Outside Over There, by Maurice Sendak

The cover of Outside Over There by Maurice Sendak

It had been nearly 20 years since “Where the Wild Things Are,” but at the age of 53 Maurice Sendak completed the third book in the trilogy. I didn’t read this book for years, because it looked disturbing – and it is. On the title page, there’s a little girl teaching her baby sister to walk, and they pass a white picket fence, and an enormous bush of daisies. But sitting at the end of the fence is a hooded mystical figure. It could be the grandson of Death, and Sendak’s answer isn’t much more comforting. They’re goblins – and they’ve come to kidnap the little girl’s baby sister. There’s even a second title page – spanning two pages – in which three more of the hooded goblins arrive.

Sendak has come up with another grand and mysterious fairy tale. “When Papa was away at sea,” he begins, in a fancy font on a grand two-page spread. Sendak draws a yellow sky over a ship in the harbor, with a mountain on one side and on the other a beautifully-detailed drawing of a tree. The little girl, named Ida, stands in the middle, holding her baby sister next to her mother on the rocks – and two more of the hooded goblins on the left. ” On the next page, there’s a different view showing a whole forest of his detailed trees, plus a gorgeous leaf-colored trellis, a husky dog – and two hooded goblins, now carrying a ladder.

They’ll use the ladder to kidnap Ida’s baby sister when she isn’t looking.

Sendak hides surprises in every picture. While Ida plays her horn, the leaves of a daisy vine poke into her room through another window. But in the next illustration, they’re already starting to bloom, and soon there’s enormous daisies intruding into her bedroom. Meanwhile the other window, where the goblins escape, inexplicably becomes a view to a ship on the ocean. And in the next illustration, it’s a stormy sea where lightning strikes over the sinking ship.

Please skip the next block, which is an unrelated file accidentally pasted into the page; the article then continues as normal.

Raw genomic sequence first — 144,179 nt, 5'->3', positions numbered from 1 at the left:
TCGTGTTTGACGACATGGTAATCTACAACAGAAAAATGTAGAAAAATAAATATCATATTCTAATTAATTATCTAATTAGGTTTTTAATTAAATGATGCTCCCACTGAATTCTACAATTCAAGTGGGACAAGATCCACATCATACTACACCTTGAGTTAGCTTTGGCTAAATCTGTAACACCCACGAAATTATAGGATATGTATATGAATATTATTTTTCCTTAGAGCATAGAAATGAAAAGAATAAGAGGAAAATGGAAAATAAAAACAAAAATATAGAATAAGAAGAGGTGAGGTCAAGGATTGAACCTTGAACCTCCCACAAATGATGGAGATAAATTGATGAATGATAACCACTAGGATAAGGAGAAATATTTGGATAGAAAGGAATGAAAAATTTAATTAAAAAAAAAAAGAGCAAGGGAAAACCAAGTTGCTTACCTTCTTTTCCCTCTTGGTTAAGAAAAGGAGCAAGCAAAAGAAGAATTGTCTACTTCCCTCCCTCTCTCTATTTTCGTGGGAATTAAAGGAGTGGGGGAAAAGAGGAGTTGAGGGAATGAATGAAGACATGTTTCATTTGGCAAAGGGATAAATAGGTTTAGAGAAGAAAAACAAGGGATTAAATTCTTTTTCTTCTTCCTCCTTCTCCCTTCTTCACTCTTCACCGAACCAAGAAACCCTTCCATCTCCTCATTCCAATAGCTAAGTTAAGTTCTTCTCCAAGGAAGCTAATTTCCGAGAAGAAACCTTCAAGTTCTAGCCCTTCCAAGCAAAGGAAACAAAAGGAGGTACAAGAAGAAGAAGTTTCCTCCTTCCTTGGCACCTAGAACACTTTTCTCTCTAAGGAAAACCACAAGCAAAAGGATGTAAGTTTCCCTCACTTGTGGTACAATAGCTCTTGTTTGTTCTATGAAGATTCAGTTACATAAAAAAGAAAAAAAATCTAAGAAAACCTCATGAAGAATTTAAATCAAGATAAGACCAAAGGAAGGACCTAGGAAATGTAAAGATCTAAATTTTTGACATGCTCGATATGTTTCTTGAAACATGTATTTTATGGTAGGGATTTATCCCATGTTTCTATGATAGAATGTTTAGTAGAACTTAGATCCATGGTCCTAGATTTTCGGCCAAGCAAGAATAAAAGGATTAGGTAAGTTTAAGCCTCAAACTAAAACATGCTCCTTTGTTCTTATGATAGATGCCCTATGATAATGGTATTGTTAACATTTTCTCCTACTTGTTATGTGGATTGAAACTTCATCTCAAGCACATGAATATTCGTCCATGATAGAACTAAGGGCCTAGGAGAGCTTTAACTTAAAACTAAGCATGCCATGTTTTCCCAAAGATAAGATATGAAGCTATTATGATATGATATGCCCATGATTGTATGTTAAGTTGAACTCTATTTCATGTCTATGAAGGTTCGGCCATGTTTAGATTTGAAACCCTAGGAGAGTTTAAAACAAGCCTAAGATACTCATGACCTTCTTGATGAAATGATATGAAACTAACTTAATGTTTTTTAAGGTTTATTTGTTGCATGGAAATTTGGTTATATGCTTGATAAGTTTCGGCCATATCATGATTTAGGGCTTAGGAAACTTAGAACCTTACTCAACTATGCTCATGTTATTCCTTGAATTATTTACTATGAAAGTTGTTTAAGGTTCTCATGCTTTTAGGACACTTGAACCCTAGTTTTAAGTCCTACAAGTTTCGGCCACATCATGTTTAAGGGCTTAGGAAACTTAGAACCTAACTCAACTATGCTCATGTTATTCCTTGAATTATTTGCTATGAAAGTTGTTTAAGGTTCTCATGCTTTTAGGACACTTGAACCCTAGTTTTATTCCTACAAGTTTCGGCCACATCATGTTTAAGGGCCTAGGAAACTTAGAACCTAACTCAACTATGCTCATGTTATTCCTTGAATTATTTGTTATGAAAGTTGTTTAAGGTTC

Sendak’s story uses enigmatic sentence fragments, while the illustrations seem to run away with the story. In response to the baby-napping, Ida puts on a yellow rain coat, takes her horn, “and made a serious mistake.” It’s not explained, but the next illustration shows her floating backwards over the daisies and the green-leafed trellis – while the background shows three goblins carrying her baby sister over a bridge. Sendak writes simply that: “She climbed backwards out her window into outside over there.”

And the story gets more and more magical. Ida floats on her yellow rain coats, “whirling by the robber caves,” and it’s one of the most beautiful drawings in the book. There’s a white moon turning the clouds silver, that frame the girl’s yellow raincoat – just her face peeking out of the center. Below her is a horizon filled with detailed trees – and presumably under the ground, a cave with stalactites and a burning flame where two goblins wait by a moonlit ocean. Eventually Ida confronts the goblins, who’d hoped to turn her sister into a goblin bride.

Just like “Where the Wild Things Are,” Ida triumphs in a magical world – and then returns home to her loving family.

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